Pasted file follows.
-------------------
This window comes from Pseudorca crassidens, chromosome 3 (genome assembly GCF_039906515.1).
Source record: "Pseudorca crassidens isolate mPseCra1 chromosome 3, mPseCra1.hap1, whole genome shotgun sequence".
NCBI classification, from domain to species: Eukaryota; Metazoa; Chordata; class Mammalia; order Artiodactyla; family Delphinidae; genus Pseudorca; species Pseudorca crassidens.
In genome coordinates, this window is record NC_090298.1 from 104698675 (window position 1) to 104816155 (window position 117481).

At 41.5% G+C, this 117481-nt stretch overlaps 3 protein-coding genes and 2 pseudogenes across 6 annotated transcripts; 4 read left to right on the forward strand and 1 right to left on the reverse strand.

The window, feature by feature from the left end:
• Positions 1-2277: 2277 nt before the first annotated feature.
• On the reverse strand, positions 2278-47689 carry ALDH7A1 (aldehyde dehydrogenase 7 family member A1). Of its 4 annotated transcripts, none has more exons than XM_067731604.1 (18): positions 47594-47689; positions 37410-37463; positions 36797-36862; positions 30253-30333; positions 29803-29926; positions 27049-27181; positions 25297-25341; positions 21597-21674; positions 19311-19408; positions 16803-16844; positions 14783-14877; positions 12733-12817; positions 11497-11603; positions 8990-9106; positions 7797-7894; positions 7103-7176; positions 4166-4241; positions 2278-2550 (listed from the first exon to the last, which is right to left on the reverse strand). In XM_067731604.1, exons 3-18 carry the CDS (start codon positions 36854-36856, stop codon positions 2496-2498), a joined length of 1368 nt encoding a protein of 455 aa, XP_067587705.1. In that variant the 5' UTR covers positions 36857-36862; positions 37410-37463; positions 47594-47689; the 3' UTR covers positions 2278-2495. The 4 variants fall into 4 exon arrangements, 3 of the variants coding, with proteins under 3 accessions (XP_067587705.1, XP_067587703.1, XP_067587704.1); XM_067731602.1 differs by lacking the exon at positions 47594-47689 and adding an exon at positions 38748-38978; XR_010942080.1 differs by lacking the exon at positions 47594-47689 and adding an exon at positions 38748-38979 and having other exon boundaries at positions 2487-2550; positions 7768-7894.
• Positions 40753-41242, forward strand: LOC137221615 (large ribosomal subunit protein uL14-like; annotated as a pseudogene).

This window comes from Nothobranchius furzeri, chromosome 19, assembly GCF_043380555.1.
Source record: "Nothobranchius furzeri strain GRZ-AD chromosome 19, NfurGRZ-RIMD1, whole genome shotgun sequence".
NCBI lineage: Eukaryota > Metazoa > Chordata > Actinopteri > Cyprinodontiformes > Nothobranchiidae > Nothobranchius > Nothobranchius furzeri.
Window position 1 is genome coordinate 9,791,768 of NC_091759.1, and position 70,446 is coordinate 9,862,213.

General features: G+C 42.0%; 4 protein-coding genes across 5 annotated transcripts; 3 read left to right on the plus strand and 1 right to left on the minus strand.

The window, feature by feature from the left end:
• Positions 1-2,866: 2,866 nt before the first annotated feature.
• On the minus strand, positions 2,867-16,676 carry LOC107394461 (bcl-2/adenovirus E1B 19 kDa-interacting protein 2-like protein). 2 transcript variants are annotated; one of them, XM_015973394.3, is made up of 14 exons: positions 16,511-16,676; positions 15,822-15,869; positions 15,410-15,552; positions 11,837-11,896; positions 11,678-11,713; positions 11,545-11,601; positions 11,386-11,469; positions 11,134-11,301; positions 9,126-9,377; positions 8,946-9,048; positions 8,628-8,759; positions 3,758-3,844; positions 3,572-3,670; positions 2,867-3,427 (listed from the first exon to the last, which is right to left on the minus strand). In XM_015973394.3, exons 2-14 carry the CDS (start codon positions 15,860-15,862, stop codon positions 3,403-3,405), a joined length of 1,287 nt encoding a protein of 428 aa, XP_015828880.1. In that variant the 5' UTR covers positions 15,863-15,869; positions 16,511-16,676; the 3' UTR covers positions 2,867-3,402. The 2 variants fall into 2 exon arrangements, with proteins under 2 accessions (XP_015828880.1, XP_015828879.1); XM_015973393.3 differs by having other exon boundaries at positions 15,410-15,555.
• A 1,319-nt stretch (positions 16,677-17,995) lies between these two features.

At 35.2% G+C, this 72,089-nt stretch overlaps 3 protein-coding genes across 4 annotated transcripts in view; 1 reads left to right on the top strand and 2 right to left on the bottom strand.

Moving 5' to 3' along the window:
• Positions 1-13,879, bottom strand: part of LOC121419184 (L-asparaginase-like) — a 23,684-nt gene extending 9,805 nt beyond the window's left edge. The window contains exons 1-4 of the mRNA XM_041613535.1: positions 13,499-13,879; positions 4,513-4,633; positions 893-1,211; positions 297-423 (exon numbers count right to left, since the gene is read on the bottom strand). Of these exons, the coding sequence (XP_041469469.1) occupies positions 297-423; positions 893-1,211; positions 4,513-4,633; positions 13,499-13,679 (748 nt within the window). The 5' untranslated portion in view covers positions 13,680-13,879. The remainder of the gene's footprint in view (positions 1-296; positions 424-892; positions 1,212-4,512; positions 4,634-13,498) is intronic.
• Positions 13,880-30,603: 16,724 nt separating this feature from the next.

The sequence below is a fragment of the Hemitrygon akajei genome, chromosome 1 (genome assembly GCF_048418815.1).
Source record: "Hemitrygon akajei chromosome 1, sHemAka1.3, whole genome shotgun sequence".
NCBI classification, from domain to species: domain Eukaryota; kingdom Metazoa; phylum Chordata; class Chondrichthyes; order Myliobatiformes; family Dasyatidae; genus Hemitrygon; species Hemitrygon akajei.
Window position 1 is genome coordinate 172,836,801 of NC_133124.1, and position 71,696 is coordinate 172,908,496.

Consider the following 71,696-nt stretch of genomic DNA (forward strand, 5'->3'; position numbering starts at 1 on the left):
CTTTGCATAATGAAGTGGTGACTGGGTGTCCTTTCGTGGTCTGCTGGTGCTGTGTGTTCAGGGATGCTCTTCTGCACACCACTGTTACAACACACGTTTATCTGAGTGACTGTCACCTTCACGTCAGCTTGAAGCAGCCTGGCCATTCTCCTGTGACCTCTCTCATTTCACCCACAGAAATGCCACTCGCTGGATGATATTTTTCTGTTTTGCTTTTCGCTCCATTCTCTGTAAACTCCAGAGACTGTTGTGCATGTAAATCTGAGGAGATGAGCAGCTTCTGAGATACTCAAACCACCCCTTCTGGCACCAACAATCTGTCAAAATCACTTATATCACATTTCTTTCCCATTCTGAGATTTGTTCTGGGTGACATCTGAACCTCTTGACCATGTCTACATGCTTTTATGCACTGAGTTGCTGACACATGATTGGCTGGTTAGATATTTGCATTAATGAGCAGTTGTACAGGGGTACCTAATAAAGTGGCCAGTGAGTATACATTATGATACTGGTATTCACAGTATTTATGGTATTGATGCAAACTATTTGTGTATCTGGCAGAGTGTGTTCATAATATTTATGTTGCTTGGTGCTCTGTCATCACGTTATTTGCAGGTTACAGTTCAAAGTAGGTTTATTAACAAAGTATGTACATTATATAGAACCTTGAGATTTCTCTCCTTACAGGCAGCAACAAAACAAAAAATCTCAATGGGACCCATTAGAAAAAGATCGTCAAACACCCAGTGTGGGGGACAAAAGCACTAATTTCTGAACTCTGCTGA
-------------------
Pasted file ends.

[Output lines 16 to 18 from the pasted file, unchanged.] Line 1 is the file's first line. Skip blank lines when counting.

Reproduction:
• Positions 1-2,866: 2,866 nt before the first annotated feature.
• On the minus strand, positions 2,867-16,676 carry LOC107394461 (bcl-2/adenovirus E1B 19 kDa-interacting protein 2-like protein). 2 transcript variants are annotated; one of them, XM_015973394.3, is made up of 14 exons: positions 16,511-16,676; positions 15,822-15,869; positions 15,410-15,552; positions 11,837-11,896; positions 11,678-11,713; positions 11,545-11,601; positions 11,386-11,469; positions 11,134-11,301; positions 9,126-9,377; positions 8,946-9,048; positions 8,628-8,759; positions 3,758-3,844; positions 3,572-3,670; positions 2,867-3,427 (listed from the first exon to the last, which is right to left on the minus strand). In XM_015973394.3, exons 2-14 carry the CDS (start codon positions 15,860-15,862, stop codon positions 3,403-3,405), a joined length of 1,287 nt encoding a protein of 428 aa, XP_015828880.1. In that variant the 5' UTR covers positions 15,863-15,869; positions 16,511-16,676; the 3' UTR covers positions 2,867-3,402. The 2 variants fall into 2 exon arrangements, with proteins under 2 accessions (XP_015828880.1, XP_015828879.1); XM_015973393.3 differs by having other exon boundaries at positions 15,410-15,555.
• A 1,319-nt stretch (positions 16,677-17,995) lies between these two features.